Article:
Review: Lemons Lemons Lemons Lemons Lemons
Image courtesy First Floor
Cast and creatives
Jemima Murphy - Bernadette
Charlie Suff - Oliver
The British government has introduced a law limiting speech for its citizens to 140 words a day.
For Bernadette and Oliver, every word they speak will have to really mean something.
They devise new ways to communicate with each other within the constraints of the law, but without the freedom to use words as they wish, they are helpless ...
After a sell-out run in 2015 at The Edinburgh Fringe and a UK tour, First Floor Presents brings a new production of Sam Steiner's Lemons Lemons Lemons Lemons Lemons to the stage.
First Floor Presents dedicate their work to theatre that matters.
Lemons deliberates today's social conflicts and the wider issues of democracy and freedom of speech.
Alongside the affects of Brexit, Steiner examines modern society in regards to new unanticipated consequences (Black Mirror springs to mind).
In a world where Donald Trump announces his agenda via Twitter, Lemons could not be more relevant to demonstrate the power of language.
Positives and negatives surface in almost equal proportions in this, at times, irritating story, resulting in an overall rating that doesn't adequately reflect the huge potential or capabilities of either the company or the playwright.
Reading the synopsis, you pretty-much know the basic idea on which this play and its central plot relies.
Watching it (and having forgotten the synopsis I read weeks ago) I found the first half a struggle.
In general, even if I haven't forgotten the synopsis, I try to remove it from my mind before I see a production - it's the act of watching a play unfold that should reveal what it's about and its overall significance, not what I or the audience have read beforehand.
So the first half of Lemons Lemons Lemons Lemons Lemons (which I will shorten hereafter to just 'Lemons' for the sake of brevity) is a struggle.
That is because the characters refer to numbers at the start of much of their dialogue.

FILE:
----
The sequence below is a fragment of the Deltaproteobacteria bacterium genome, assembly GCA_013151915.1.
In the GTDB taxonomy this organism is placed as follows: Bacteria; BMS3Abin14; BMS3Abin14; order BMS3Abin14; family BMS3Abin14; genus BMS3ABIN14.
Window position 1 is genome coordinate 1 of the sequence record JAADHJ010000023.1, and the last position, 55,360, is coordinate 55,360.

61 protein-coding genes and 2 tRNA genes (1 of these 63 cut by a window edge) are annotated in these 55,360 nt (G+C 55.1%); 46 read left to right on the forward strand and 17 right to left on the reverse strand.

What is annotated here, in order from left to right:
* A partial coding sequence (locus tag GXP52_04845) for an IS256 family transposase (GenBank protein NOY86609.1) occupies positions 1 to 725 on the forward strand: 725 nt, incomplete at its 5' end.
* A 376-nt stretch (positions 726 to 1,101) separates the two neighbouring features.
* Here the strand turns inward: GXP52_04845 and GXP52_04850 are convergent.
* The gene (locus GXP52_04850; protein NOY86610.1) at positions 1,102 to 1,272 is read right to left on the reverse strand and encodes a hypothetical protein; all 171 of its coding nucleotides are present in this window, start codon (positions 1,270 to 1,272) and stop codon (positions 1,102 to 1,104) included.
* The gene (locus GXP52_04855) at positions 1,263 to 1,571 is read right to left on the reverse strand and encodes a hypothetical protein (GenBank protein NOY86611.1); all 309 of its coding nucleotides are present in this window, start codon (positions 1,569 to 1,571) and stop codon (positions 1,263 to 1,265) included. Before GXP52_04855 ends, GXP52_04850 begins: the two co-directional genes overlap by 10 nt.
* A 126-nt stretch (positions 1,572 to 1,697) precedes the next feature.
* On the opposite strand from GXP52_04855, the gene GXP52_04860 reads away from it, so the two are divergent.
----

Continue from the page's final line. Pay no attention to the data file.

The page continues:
The reason is unclear and proves exasperating and not a little irritating - deliberately so, I think, and not in itself inappropriate.
About half-way through the play, the penny actually drops and we then understand the reason why the characters keep referencing numbers.
The synopsis actually gives the game away - unnecessarily in my view.
A new law is the cause.
I can't remember any explanation being given for why the law was actually enacted - maybe it doesn't really matter.
There are some practicalities, though, which go unexplained and unchallenged.
For example, just how does the government know how many words the characters speak each day?
Yet lights on the back wall indicate when their allowance has run out.
But maybe detailed reality doesn't matter too much either.
Now it's perfectly acceptable to irritate audiences and to leave them to figure out what's happening in a play and why.
But the second half of this production almost recycles a large slice of the first, which felt as though we were being spoon-fed rather being left to make up our own minds about the law and its consequences.
Another irritating facet of this show lies with the relative brevity of many scenes and the repetition of some - I thought I would scream if the actors unfurled their duvet just one more time.
Now I can see the rationale behind the play's overall construction and its methodology in performance.
But it nevertheless left me feeling disempowered - even if the play's intention was to describe that as an effect of the law.
On the positive side, Hamish Clayton's production is certainly considered and polished, exhorting highly committed and accomplished performances from both Jemima Murphy as Bernadette and Charlie Suff as Oliver.
Mr Clayton injects the entire piece with detailed movement - some of it deliberately repetitive, like placing chairs in a particular way, and introducing a sense of restrictive beauroratic dogma into proceedings.
And well-selected music augments the overall atmosphere substantially and appropriately.
In spite of my gripes, Lemons is undoubtedly provocative and intelligent with ample food for thought about bureaucracy and ill-conceived and misguided legislation.
Almost in spite of itself, it also raises an important question about theatre in general, namely, how much do you tell an audience before they see a show, and how much do you leave them to fathom out what a play is about while they're watching it.
It's a tough call.
Even though I don't think Lemons got the balance quite right, there's plenty of impressive evidence in this production of professionality, creative dedication and ambition that makes First Floor Presents a company worth keeping an eye out for in the future.
Links and related content
ActDrop listing for Barons Court Theatre
Our show listing for Lemons Lemons Lemons Lemons Lemons
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